from Terry, 1-581-2, which gives us:
And spread the plague of gold and blood abroad:
That’s line 287 of Percy Bysshe Shelley’s “The Triumph of Life.”
Mercy. What am I to do with that?
5/25/09, 7:13 am
Everyone is still asleep around here, so I’ve opted for a bassoon version instead of my usual bawling. In fact, I’ve gone back and added a bassoon version to all of the pieces so far, for those who want to hear the music without my personal interference.
I’m intrigued by the way these pieces get written. Since I’m not spending a lot of time on any of them, I’m going with the first impulse and then reshaping that as the minutes tick by. That’s one reason you’ve heard a lot of clichéd writing: I’m just going with the obvious. In this one, for example, the “Pines of the Appian Way” kind of ostinato is pretty hackneyed; the orientalism of the right-hand is kind of surprising, since the poem is about the depredations of Western culture, but there you go.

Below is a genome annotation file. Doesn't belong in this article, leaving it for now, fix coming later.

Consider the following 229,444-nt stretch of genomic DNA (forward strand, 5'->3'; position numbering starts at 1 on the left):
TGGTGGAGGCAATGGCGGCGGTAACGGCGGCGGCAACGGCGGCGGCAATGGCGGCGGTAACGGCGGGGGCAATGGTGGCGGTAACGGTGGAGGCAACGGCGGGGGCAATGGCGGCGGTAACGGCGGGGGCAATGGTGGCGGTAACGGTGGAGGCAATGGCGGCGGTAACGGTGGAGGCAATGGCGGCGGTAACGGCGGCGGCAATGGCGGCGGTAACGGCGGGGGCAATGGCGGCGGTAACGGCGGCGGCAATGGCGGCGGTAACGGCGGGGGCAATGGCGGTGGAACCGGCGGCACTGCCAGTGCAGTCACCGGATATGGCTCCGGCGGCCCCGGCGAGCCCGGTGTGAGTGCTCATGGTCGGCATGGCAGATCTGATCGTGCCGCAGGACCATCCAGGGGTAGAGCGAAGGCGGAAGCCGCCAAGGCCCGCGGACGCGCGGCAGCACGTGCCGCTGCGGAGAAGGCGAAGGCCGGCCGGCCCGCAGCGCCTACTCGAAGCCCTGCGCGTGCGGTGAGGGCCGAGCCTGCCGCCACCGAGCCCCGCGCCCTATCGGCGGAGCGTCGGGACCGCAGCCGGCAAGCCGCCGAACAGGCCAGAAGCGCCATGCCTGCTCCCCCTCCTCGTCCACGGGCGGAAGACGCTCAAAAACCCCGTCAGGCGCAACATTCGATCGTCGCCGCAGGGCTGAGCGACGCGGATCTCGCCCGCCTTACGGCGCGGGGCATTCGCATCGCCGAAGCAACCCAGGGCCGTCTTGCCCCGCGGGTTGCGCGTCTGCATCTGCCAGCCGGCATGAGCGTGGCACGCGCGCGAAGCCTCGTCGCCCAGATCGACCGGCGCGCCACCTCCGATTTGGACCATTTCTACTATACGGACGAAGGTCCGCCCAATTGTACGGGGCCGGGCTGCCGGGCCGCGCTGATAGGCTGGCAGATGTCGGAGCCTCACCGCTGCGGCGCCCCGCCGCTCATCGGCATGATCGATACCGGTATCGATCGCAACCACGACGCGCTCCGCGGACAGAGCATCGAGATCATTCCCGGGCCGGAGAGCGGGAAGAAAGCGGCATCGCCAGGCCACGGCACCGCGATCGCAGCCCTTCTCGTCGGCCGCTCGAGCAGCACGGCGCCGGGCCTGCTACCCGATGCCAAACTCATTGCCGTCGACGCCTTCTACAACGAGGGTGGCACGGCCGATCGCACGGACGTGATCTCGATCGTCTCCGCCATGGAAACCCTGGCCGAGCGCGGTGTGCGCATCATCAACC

Anyway, I’ll try to get the vocal version done later. I’m now up to twelve requests. It seems as if no matter where I am in the process, I’m only half done. It’s also occurred to me that I will probably have to pull back on all of this when I leave for Valdosta.